Dublin - Class of '95
FEW enough people get a chance to say they changed the course of the GAA
But that’s just what I did in 1995 as the Dublin football team of the 1990s finally fell over the All-Ireland winning line.
Because of me, yellow cards and red ones, and there’s now black ones too, came into our world – as a result, of course, of my sending off in the 1995 final.
Yep, that’s my claim to fame now 25 years after I didn’t realise Paddy Russell had sent me off.
What happened was I went for a ball and was fouled by Paul Devlin of Tyrone. Paddy blew the whistle for a free, but while I was lying on the ground, another Tyrone player came over and drove his elbow into my back.
The red mist fell and I got up and charged after the player and confronted him. We were pulled apart and then Paddy said he was sending me off because I had headbutted the Tyrone player.
I said that I hadn’t done it, that I confronted my opponent alright, but I had never headbutted anyone in my life and hadn’t done it in the middle of an All-Ireland decider.
Then the linesman came over and Paddy moved away to talk to him and I heard the linesman saying "no, no, no." So I presumed he was putting Paddy straight on what had happened. Then Paddy threw up the ball and the game carried on.
A few minutes later I came out to collect a pass and play it on, and the ref blew the whistle. Nobody knew why, but he came over to me and delivered the now famous line "You shouldn’t be here" – and sent me off.
By the way, I never actually said in response, "I know, I failed a fitness test yesterday." It was the late, great, Jimmy Magee who came up with that line and it was such a good one that I ran with it for years. But I can’t claim to have been quick enough to have thought of it at the time.
So, thanks to me, it’s nice and clear-cut nowadays. The player sees the yellow, black or red card and knows exactly where he stands.
People often ask me was I annoyed or frustrated at not being on the pitch when we finally won the All-Ireland? The answer is no, I was irked about the fact that I was sent off in the wrong in an All-Ireland final, that bugged me.
The win was a culmination of five years of being so close. We’d had the four games with Meath in 1991, been well beaten by Donegal in the 1992 final and a year later came out on the wrong side of an epic semi-final with Derry.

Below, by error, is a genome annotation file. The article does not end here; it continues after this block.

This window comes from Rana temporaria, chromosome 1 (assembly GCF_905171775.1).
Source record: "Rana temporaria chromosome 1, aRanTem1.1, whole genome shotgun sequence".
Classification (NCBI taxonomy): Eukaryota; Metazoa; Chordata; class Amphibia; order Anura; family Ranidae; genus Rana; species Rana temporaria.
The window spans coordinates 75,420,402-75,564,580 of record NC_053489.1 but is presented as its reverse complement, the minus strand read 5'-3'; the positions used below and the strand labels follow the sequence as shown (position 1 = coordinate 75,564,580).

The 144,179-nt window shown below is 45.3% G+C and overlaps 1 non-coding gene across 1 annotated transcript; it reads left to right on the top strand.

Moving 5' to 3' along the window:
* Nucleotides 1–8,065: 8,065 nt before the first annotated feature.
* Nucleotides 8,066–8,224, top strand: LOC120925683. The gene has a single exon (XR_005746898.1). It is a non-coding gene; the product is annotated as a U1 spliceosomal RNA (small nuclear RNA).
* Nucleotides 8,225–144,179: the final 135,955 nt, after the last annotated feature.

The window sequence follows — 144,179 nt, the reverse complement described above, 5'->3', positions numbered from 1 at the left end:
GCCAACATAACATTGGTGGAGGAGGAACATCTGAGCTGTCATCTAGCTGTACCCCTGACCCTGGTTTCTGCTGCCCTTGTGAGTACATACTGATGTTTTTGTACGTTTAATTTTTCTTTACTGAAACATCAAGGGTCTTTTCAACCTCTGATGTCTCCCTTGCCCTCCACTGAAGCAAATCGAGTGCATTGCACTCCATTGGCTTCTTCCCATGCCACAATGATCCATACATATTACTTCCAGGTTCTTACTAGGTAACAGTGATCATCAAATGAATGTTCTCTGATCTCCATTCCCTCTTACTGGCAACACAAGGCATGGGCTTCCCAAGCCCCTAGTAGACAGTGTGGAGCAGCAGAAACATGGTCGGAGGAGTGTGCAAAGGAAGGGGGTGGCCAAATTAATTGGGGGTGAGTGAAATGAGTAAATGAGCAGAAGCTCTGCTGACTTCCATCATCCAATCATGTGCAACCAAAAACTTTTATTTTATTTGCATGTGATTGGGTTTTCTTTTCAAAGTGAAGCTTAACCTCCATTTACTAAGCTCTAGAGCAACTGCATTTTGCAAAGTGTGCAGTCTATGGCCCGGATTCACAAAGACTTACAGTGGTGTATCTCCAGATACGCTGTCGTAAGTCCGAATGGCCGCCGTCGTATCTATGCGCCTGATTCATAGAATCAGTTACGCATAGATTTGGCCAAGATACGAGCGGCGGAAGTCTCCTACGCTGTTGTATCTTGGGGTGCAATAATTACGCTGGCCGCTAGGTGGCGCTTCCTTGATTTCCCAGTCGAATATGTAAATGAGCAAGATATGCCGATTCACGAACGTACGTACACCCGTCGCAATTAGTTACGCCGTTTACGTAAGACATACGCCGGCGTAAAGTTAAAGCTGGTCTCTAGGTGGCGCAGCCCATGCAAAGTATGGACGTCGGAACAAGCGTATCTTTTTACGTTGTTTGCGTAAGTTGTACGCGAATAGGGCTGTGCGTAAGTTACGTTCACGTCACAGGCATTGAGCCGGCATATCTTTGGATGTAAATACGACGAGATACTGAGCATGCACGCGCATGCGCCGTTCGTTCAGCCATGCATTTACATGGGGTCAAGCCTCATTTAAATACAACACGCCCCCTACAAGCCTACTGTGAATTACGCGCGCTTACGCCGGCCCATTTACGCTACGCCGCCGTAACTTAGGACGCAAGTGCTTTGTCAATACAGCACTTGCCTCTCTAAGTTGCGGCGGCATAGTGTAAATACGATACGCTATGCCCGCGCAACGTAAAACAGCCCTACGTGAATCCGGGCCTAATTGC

I believe the 1994 final with Down was the one that got away, I still believe we were the better team that wet day.
We lost by two points and yours truly missed a penalty, again. If I’d scored that peno, I firmly believe we’d have won the match, but we just didn’t get the bit of luck that came our way in 1995. And if it hadn’t come, I believe the group would have won the 1996 or 1997 Sam, because we were such a tight group that we would not have rested until we all got a Celtic Cross.
We fell over the winning line in 1995 in another way, we were running out of steam in the final itself – for 1995 was the year the Dublin squad was first exposed to what is now known as sports science.
Dr Pat O’Neill was our manager and he used his connection with UCD to get a group of students from the university to time our 400m runs during training sessions. He wanted to see how fit we were and he used the fact that there were always going to be three weeks between every match that year, all the way to the final, to plan our training regime.
The data from the runs showed we were at our fittest and fastest about ten days before the All-Ireland semi-final against Cork. About ten days before the final itself, all our times were a second or a second and a half slower than they had been three weeks’ previously.
I remember Pat telling me, about a month after the final because he had not yet walked away from the Dublin job, that he was going to start our intercounty training for 1996 three weeks later into January, so that in that year we would be just ripe for the final instead of beginning to tire.
I was beginning to tire in 1995. I’d been a sub in 1983, so I’d done the hard road with Dublin football and I was turning 33 late in 1995. But Pat was such a clever manager that he had pulled me aside one evening back in January and said "Charlie, if you ever feel like skipping a Saturday session because you are tired after a hard Thursday one, just say to me publicly that you cannot get out of a Fire Brigade shift on a Saturday morning and I’ll understand."
It was great management, he knew that at that stage of my football life, hard training was not always what I needed.
We used to have to give urine samples too, so that Pat could ensure we were not dehydrated, that we were taking in enough fluids to do the training and play the matches.
All basic stuff now, but back then it was the first time any of us had been exposed to that type of science – it was far removed from ‘do a few laps and then a few sit-ups lads’. I played on with the Dubs for two more seasons, but Meath beat us in the Leinster final in 1996 and in the early rounds a year later. Paul Bealin misssed a penalty in that latter game – I get blamed for it too. But it was ‘Bealo’, not me.
I’d been thinking about retirement for a while. And something Alan Ball, the late England World Cup hero of 1966, said to me when I had a few pints with him stuck with me. "Son," he said, "from the moment the idea of retirement comes into your head it never leaves until you actually do it. It is your mind’s way of telling you that your body has had enough."
That was me finished in 1997, the end of the line for a man whose friends still tell me that it should not be the Red Card, but the Redmond Card. That it’s all my fault.